- When cells divide, the chromosomes must also make copies of themselves (replicate) to maintain the appropriate chromosome number in the cells.
- In eukaryotes, the chromosomes replicate in two main types of nuclear divisions, called mitosis and meiosis.
- These two types of divisions are quite different and have different functions, some of the molecular features are held in common like- DNA replication, adhesion of replicated chromosomes, movement of chromosomes into cells.
- Mitosis is the nuclear division associated with the asexual division of cells.
- In multicellular organisms mitosis takes place during the division of somatic cells, the cells of the body.
- In single-celled eukaryotes such as yeasts, mitosis occurs in the cell divisions that cause population growth.
- Since asexual cell division is aimed at straightforward reproduction of cell type, it is necessary for the set of chromosomes to be maintained constant through the cell, and this is what mitosis achieves.
The stages of the cell division cycle are similar in most organisms. The two basic parts of the cycle are interphase (comprising gap 1, synthesis, and gap 2) and mitosis.
An event essential for the propagation of genotype takes place in the S phase (synthesis phase) because it is here that the actual replication of the DNA of each chromosome occurs.
As a result of DNA replication, each chromosome becomes two side-by-side units called sister chromatids. The sister chromatids stay attached through the action of specific adherence proteins.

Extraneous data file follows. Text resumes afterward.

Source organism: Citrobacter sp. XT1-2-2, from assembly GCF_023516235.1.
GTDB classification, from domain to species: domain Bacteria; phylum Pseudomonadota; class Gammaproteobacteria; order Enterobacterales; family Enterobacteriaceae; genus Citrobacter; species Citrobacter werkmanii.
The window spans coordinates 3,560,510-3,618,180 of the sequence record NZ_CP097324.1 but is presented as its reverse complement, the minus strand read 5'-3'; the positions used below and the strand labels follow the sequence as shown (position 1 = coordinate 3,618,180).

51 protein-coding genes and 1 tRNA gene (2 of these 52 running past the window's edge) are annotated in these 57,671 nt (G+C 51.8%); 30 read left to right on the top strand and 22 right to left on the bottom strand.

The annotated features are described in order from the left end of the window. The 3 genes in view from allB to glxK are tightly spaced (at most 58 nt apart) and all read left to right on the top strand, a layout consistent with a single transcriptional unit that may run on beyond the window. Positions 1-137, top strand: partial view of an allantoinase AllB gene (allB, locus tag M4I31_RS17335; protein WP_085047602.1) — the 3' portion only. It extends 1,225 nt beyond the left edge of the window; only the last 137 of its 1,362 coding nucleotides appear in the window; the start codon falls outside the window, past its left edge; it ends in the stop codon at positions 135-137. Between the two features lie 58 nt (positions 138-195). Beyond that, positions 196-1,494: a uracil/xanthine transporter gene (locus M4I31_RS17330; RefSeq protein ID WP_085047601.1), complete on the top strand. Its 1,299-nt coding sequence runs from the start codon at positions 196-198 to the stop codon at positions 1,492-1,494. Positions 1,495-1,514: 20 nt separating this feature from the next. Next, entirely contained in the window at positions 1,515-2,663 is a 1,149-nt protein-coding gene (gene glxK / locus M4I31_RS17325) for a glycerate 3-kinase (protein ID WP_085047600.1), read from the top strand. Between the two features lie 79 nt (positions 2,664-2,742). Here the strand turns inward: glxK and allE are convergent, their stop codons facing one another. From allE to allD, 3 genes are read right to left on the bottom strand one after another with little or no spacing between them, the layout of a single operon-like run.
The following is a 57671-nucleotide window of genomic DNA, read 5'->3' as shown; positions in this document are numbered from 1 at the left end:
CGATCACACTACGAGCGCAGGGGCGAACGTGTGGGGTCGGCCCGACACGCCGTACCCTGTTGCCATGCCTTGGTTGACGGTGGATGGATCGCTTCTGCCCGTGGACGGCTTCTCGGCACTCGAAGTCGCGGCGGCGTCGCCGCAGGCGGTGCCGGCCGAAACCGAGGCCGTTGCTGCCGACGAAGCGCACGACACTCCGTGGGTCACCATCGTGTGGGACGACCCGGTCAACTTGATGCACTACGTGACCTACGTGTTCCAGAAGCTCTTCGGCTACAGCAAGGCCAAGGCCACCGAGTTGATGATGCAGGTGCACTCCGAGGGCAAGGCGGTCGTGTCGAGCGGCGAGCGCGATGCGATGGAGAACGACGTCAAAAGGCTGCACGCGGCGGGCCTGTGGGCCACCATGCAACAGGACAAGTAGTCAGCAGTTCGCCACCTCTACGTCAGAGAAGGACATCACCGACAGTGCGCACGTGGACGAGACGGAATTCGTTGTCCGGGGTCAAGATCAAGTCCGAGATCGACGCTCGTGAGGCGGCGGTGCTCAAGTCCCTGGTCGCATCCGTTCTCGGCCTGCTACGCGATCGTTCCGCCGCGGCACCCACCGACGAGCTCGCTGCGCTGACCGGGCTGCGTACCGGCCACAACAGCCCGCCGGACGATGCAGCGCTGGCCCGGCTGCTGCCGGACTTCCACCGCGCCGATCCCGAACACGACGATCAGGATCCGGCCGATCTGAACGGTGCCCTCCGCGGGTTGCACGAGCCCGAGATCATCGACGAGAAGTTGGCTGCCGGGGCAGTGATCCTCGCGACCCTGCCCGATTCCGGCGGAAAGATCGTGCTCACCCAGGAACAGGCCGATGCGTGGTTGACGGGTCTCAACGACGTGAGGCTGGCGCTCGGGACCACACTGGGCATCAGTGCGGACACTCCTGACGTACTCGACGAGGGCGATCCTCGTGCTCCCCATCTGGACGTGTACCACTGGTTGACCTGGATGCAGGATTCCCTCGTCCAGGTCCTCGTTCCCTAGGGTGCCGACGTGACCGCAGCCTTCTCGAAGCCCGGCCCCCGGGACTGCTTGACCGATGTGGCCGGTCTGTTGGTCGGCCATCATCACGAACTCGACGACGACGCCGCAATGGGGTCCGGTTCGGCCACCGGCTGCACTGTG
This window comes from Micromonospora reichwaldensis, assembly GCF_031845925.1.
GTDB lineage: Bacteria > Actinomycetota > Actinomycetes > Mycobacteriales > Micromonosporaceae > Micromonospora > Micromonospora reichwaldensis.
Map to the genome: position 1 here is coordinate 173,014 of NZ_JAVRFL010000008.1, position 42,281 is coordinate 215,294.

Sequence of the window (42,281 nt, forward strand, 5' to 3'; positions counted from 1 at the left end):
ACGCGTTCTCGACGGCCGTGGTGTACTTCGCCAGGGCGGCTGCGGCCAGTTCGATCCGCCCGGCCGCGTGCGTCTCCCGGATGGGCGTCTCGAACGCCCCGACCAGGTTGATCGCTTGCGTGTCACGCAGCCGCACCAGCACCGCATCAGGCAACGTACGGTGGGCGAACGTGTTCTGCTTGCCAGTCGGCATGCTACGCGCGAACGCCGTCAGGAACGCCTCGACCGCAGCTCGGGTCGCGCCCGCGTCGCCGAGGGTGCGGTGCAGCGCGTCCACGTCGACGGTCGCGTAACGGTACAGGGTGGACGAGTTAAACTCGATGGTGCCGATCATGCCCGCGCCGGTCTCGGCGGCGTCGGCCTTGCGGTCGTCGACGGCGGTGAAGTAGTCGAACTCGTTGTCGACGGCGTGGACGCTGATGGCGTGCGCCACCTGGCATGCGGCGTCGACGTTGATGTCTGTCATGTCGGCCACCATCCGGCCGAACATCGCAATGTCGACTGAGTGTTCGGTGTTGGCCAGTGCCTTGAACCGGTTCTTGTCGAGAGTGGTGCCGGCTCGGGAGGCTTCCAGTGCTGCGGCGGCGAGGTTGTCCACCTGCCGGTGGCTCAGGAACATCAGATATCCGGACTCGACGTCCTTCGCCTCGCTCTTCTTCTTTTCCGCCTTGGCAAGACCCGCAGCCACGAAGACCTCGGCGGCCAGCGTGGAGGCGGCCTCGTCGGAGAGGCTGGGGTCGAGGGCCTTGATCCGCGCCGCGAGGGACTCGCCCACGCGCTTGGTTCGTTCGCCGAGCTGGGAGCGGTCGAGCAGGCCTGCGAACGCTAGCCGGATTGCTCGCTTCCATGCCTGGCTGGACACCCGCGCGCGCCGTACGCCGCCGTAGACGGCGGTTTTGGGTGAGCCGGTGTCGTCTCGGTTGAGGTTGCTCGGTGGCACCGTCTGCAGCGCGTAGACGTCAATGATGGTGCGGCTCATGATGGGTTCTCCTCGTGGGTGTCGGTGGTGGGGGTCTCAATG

Stages of mitosis
- Prophase: The pairs of sister chromatids, which cannot be seen during interphase, become visible. The chromosomes contract into a shorter, thicker shape that is more easily moved around.
- Metaphase: The sister chromatid pairs come to lie in the equatorial plane of the cell.
- Anaphase: The sister chromatids are pulled to opposite ends of the cell by microtubules that attach to the centromeres. The microtubules are part of the nuclear spindle, a set of parallel fibers running from one pole of the cell to the other.
Nuclear spindle fibers provide the motive force that pulls apart the chromosomes or chromatids in mitosis and meiosis. These spindle fibers are polymers of a protein called tubulin.
Each centromere acts as a site to which a multiprotein complex called the kinetochore binds. The kinetochore acts as the site for attachment to spindle fiber microtubules.
- Telophase: Chromatids have arrived at the poles and the pulling-apart process is complete. A nuclear membrane reforms around each nucleus, and the cell divides into two daughter cells. Each daughter cell inherits one of each pair of sister chromatids, which now become chromosomes.
Thus overall, the main events of mitosis are replication and sister chromatid adhesion, followed by segregation of the sister chromatids into each daughter cell. In a diploid cell, for any chromosomal type the number of copies goes from 2 → 4 → 2.